As my fellow citizens all know, Canadians go to the polls today to elect new members of parliament. In every constituency, called a riding, voters select on their ballot one candidate, and the candidate who receives the most votes, even if it isn't a majority, become the elected representative for that riding. The party represented by the majority of elected candidates will most probably then be asked by the Governor-General to form a government, and that party's leader will become the next (or remain the current) Prime Minister of Canada.
Foreigners can test their knowledge of Canadian politics and Canadians can try to guess the punchline of the cartoon below.
I'd explain the inverted punchline for non-Canadians, but it's spelled out under the cartoon here. Americans probably think it's wacky, but I remind you that we think the same of your primaries.
Instead I'll throw in a linguistics tidbit and tell you the origin of the Canadian word riding. Old Norse influence in what is now northern England produced the word þriðing, which sounds like 'thriving' except with the v replaced with the th sound from this, and which means "third part." Yorkshire, for example was divided into three, the North, South and East. Say North Thrithing a few times and it quickly loses the second consecutive th sound and from there it morphed into something that folk etymologies often dream up a scenario with candidates canvassing potential voters on horseback. I wish. It would be a lot more entertaining than the autodialled calls I keep getting.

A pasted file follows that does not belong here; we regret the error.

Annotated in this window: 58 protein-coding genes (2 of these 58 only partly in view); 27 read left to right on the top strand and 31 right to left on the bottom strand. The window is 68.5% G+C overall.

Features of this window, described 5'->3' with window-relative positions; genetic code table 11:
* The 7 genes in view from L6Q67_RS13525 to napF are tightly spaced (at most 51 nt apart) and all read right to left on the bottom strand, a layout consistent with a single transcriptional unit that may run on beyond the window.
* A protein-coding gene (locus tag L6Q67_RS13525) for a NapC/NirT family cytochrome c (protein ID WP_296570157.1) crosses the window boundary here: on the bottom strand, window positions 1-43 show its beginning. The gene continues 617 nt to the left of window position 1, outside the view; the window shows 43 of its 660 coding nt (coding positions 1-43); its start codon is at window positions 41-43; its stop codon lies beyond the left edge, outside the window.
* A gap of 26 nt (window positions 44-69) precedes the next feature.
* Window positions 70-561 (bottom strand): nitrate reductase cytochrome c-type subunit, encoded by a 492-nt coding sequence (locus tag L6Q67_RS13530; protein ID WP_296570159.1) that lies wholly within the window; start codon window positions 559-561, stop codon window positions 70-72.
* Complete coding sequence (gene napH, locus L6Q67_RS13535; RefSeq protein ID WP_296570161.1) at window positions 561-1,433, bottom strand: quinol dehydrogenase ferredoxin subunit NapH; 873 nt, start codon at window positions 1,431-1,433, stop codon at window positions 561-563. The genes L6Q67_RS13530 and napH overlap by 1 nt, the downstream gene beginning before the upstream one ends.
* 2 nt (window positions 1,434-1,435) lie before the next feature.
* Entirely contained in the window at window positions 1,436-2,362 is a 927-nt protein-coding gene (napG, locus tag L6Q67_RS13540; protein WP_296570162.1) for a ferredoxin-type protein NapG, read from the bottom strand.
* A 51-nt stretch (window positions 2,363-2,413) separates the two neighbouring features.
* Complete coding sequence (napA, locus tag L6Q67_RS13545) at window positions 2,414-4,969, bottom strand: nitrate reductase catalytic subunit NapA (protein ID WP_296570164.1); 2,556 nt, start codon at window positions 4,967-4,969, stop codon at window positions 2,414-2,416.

I've heard from the Liberals twice, the NDP once and the Conservatives, Greens and others not at all. Make that the Liberals three times. They literally called again while I was finishing that sentence. Also I saw the the Bloc Quebecois campaign bus yesterday on the tarmac, collecting BQ candidates from what was presumably their campaign aircraft, but I didn't have my camera with me. Too bad, it is definitely the coolest campaign aircraft of all the parties, and I can't find a picture of it online. Here is what it looks like. A Convair 580 turboprop still mostly in Nolinor colours. It was facing me head on, so I didn't see if it had BQ decals, too. They made the news last week doing a go around for sudden wind gusts in Gaspé. Love those massive propellers.
Both the Conservative and NDP campaigns are flying Airbus 319s chartered from Air Canada. It's a good thing for them that the Leafs didn't make the playoffs, because I think one of the airplanes might have gone to the hockey team if they had.
Can you guess by the decals on the Airbuses which party is more popular than its leader and which leader is more popular than his party?
The Liberals have leased an American-made Boeing 737-400 from Enerjet in Calgary. They had to scramble for an airplane last election because Air Canada couldn't spare any more A319s, so this year they booked in advance. This may be a picture from a previous campaign, because the FlightAware site records nothing since a Frobisher Bay-Kelowna flight two years ago, but I think they have the same type this year.
The Green leader Elizabeth May took a train last year, but this year I guess she's buying airline tickets. Or maybe riding a horse.